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  1. Arshak Davidian said:

    A 4-5 degrees centigrade increase would indeed be a catastrophe and Armenia is sure to turn to a mountainous desert. Why not organise nation-wide forest planting campaigns? Why not give credit and advantage to students, for example, who submit proof of having planted a certain number of trees in such campaigns? Why not make a tradition of selling potted trees for Christmas and then going out for a picnic sometime in March and planting it in designated areas… A lot could be done… What’s lacking is desire and loving the homeland…

    A few days back, while shopping in Stepanakert, I saw smoked Siga (a type of white coloured fish intorduced into Lake Sevan in Soviet times) being sold. While I scolded the shopkeeper a policeman shopping by my side intervened and asked the reason for my anger. When I told him that Siga is being sold, the fishing of which is illegal (banned for many years, to restore the fauna in Sevan), what do you think he answered? “Fishing is illegal is selling illegal too?”. Well, go ahead and explain to a chicken-brained policeman that if robbing a jeweler is illegal then selling the stolen jewels is also illegal… Or am I too naive to believe in such things…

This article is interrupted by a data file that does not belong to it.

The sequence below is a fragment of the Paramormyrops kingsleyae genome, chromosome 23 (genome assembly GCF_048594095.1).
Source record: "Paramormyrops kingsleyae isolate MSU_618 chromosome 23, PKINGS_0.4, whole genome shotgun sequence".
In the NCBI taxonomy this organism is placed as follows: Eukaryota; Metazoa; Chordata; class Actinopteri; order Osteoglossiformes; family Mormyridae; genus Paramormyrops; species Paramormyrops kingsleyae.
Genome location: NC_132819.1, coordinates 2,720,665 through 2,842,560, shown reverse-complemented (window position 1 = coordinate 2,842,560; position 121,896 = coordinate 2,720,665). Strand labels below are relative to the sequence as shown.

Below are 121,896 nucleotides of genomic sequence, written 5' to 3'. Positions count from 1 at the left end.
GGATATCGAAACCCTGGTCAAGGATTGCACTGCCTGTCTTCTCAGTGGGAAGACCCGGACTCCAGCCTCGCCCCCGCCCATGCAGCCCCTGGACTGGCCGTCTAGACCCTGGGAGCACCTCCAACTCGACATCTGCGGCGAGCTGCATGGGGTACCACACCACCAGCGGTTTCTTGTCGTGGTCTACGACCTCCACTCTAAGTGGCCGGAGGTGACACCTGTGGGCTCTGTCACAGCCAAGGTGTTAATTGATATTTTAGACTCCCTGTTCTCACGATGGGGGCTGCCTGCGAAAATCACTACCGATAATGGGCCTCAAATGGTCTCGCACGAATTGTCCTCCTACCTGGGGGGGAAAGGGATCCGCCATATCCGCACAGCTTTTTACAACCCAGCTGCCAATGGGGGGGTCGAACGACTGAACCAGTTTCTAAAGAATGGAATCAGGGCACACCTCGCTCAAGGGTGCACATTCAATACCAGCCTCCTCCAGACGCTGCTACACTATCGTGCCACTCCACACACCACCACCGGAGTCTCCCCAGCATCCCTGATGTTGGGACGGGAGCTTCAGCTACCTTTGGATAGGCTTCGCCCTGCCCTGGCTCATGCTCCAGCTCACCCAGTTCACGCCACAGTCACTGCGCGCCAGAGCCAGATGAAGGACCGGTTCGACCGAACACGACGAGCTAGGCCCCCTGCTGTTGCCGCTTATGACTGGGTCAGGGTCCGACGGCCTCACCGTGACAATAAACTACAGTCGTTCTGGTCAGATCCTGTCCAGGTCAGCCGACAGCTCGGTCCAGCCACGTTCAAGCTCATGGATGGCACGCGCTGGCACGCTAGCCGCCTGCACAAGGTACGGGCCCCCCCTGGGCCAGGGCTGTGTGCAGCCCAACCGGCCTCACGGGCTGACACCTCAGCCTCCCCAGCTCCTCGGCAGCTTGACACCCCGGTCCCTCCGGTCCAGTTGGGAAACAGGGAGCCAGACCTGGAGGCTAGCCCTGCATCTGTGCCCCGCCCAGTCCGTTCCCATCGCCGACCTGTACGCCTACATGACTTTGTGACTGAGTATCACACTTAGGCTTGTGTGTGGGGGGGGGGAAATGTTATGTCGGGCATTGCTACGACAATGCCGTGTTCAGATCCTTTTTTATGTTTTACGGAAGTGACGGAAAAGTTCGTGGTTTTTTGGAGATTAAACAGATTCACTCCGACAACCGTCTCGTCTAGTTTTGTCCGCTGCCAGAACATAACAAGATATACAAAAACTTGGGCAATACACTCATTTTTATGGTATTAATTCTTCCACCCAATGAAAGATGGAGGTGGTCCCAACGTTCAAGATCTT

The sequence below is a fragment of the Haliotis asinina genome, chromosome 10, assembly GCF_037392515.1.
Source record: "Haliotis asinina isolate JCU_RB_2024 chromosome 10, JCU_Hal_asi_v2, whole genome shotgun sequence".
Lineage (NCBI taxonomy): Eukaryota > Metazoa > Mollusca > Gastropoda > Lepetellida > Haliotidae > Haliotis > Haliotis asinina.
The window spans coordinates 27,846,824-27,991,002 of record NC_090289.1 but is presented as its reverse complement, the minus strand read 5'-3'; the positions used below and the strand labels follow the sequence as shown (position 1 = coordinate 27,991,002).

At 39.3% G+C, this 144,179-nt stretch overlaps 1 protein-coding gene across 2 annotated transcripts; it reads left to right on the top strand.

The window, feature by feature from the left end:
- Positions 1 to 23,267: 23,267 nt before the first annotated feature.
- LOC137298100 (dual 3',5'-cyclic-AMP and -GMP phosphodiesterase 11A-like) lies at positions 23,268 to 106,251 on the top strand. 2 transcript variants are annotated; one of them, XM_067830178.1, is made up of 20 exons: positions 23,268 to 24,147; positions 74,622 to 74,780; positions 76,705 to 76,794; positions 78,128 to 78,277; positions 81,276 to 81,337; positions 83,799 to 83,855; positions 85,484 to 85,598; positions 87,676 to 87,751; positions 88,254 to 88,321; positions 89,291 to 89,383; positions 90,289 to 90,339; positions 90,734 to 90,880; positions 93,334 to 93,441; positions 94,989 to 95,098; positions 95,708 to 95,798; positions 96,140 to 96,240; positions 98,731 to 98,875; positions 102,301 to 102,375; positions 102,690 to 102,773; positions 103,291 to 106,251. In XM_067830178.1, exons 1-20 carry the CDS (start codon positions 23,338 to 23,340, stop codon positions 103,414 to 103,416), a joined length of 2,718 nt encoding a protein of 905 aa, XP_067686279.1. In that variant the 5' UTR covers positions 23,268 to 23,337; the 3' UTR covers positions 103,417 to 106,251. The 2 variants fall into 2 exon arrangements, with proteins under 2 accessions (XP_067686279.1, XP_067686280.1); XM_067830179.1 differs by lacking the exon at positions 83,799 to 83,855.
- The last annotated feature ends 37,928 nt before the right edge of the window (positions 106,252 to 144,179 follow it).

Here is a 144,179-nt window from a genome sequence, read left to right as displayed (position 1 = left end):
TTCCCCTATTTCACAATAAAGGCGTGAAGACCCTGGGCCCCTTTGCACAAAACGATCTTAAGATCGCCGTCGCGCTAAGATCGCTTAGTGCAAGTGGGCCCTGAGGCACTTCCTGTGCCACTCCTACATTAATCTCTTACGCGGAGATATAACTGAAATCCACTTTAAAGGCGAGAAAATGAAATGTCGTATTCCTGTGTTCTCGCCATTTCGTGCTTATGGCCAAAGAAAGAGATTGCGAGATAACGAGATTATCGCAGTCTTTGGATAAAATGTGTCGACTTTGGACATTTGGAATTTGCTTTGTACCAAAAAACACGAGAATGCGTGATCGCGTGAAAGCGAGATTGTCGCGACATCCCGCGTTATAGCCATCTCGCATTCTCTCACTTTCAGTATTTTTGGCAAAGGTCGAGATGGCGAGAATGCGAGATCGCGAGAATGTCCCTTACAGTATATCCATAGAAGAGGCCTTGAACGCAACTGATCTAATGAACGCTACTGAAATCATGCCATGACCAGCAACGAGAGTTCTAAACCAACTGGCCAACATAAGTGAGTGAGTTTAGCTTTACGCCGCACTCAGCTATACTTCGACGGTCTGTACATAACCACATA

The best is yet to come. When I told a colleague of mine about this incident… he ran immediately to buy some… When I chastised him too, he said “well, I love them”…

    Well, Armenians, I love Siga too. But I would rather not have a tasteful bite on it and give my children a chance to try it too… Not to read about it in future encyclopedias as a fish which USED TO BE there … and not available any more because their fathers were too egoist to think of them too…

    Well, as the Armenian saying goes “One does not shit in the plate where he eats from”… If our public will not understand this then we’re doomed!

    • Kevork Babayan said:

      Although I applaud your objections to selling and purchasing the threatened fish, if it was introduced to Lake Sevan (according to your statement), and is therefore not native to those waters, then let them eat all they want. I realize the ban helps protect not only our native species, but also our non-native ones at the same time. However, if we put the non-native species into the environment, then they have few natural predators and their population will remain unchecked and further hinder recovery of the native species.
      Besides the severe reduction in Lake Sevan’s water levels during Soviet times (which are on the rise again thankfully), introduced species pose one of the most significant threats to the stability of the ecosystem.  More aggressive and opportunistic non-native species out compete our native ones that have spent millions of years evolving in cohabitation.

  2. Arshak Davidian said:

    I rarely return to a page where I’ve dropped a comment. I am glad I did this time.